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Egypt: Three journalists arbitrarily detained

Protests, Cairo, December 2012

On 26 November 2019, plainclothes police officers arbitrarily arrested journalists, Solafa Magdy, Hossam el-Sayed and Mohamed Salah, from a cafe in Dokki, Cairo. They confiscated their mobile phones, laptops and car. A day after, State Security prosecutors detained Solafa and Mohamed, pending investigation on charges of “joining a terrorist group” and “spreading false news”, while Hossam was accused of “membership in a terrorist group.” In detention, NSA officers beat Solafa on her right arm and side for refusing to give them access to her mobile. The prosecutor renewed their detention for 15 days pending investigations.  


On 20 and 21 September 2019, protests broke out across Egypt, calling on President al-Sisi to resign.The protests were triggered by videos published on social media by a former army contractor who accused army leaders and the president of wasting public money to build luxury properties. 

Since President al-Sisi came to power, the authorities have arbitrarily blocked at least 515 websites, raided and/or closed the offices of at least eight media outlets and arbitrarily detained scores of journalists. We are aware of at least 37 journalists currently detained since 2014. Among them, at least 20 journalists, who were arrested and detained solely for carrying out their work, including conducting field work, publishing a story or interview, or covering anti-government protests.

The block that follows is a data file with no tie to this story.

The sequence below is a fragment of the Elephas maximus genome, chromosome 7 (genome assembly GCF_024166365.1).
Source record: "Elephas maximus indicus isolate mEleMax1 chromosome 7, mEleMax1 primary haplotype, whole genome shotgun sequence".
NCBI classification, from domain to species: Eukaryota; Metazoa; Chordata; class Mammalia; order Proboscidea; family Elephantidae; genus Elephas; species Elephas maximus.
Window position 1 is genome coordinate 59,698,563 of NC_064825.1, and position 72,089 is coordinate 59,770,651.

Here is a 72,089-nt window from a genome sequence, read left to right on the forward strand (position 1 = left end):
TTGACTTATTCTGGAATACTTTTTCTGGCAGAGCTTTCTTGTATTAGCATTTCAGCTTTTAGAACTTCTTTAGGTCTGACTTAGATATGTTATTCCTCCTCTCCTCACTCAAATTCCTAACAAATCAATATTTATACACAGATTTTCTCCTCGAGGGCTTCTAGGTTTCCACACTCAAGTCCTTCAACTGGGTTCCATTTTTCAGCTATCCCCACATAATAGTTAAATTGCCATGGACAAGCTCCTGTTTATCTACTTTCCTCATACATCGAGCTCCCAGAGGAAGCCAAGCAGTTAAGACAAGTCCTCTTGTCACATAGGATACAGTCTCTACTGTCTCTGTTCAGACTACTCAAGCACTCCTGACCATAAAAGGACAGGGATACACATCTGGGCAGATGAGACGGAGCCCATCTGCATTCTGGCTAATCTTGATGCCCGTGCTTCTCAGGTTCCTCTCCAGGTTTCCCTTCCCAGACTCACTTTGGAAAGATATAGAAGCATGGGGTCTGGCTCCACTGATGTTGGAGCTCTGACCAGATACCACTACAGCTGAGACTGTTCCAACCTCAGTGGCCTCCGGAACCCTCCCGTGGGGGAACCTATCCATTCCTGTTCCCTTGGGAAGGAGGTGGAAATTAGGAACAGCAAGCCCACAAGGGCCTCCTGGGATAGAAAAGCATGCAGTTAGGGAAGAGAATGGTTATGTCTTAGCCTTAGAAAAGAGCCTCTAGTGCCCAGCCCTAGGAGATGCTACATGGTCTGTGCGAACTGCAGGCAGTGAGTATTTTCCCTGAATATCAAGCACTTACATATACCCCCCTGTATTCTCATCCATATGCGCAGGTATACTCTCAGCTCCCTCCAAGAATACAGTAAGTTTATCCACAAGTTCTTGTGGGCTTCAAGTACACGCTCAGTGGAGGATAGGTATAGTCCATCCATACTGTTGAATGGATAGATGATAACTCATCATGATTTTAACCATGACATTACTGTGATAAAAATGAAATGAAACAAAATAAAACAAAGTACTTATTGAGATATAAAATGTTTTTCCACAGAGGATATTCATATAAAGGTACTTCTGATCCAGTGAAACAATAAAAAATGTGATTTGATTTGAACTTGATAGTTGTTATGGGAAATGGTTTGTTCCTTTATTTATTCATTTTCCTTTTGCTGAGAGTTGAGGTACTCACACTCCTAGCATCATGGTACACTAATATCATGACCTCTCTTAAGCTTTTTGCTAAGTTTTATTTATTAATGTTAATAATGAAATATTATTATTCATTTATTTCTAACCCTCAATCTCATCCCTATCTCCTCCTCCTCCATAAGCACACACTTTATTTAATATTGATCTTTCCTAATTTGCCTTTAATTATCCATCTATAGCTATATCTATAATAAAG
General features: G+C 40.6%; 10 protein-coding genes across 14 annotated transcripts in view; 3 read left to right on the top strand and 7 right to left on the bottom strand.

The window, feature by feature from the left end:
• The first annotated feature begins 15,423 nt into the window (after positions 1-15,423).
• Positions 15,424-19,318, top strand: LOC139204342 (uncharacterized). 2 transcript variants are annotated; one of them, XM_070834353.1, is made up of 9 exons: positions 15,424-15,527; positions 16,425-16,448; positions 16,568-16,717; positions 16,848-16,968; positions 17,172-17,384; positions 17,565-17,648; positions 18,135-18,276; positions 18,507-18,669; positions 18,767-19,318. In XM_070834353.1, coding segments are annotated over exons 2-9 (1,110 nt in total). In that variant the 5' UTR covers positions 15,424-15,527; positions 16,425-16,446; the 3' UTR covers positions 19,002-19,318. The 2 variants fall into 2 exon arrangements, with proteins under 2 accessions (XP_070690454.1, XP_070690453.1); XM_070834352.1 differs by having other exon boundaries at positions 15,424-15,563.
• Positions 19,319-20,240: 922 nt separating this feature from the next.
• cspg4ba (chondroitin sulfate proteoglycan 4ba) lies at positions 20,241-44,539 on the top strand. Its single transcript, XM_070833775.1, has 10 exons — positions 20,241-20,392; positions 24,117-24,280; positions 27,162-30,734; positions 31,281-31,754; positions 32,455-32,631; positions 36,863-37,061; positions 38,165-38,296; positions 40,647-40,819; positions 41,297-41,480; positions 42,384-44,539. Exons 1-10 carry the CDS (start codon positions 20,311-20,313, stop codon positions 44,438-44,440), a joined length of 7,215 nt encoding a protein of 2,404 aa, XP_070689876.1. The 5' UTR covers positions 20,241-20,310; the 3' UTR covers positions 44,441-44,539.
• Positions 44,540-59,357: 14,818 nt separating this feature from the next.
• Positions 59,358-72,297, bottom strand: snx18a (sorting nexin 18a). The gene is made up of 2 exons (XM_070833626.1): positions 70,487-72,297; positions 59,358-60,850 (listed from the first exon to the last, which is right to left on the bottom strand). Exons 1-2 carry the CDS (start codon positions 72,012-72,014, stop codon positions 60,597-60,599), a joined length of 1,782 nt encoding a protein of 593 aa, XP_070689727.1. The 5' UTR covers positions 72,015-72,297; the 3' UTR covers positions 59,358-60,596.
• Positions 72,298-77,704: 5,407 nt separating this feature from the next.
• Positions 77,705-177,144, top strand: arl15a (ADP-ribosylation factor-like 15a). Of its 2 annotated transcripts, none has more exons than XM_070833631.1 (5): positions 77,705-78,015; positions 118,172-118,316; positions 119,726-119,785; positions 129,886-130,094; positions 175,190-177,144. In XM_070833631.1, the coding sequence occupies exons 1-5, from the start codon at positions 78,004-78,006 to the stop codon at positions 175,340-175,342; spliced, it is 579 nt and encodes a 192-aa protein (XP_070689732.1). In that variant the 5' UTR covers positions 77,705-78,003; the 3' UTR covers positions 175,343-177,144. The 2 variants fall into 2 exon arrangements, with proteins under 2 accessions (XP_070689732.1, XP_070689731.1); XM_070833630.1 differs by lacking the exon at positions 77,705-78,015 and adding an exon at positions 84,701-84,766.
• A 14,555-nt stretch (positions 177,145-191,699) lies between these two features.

Solafa Magdy, Hossam el-Sayed and Mohamed Salah are freelance journalists working for different media outlets. Solafa and Hossam are married and have a seven-year-old son. Amnesty International believes that their detention is based solely on their writings and social media activism, defending prisoners of conscience and victims of human rights violations.

The arrests of Solafa, Hossam and Mohamed follow the post-September protest crackdown, the largest crackdown against dissenting voices since 2014; and just two days after the raid of independent media website, Mada Masr, and the brief detention of four of their journalists.

According to Egyptian human rights lawyers, the authorities have arrested at least 4000 individuals in relation to their perceived participation or support of the protests. The authorities ordered the pre-trial detention of at least 3,715, pending investigations over “terrorism” charges in the largest single protests-related criminal investigation in Egypt’s history.

PLEASE TAKE ACTION until 29 January 2020

Please write using your own words or the template letter provided in the attached documents, in Arabic, English, or your own language, to the listed address as soon as possible.

Public Prosecutor Hamada al-Sawi

Office of the Public Prosecutor 

Madinat al-Rehab

Cairo, Arab Republic of Egypt

Fax:+202 2577 4716


Could send copies to:

Deputy Assistant Minister of Foreign Affairs for Human Rights

Ahmed Ihab Gamal-Eldin

Ministry of Foreign Affairs

Corniche el-Nile, Cairo, Egypt.

Fax: +202 2574 9713



Please tag the President Abdel Fattah al-Sisi @alsisiofficial and the Ministry of Foreign Affairs @mfaegypt in Tweets.

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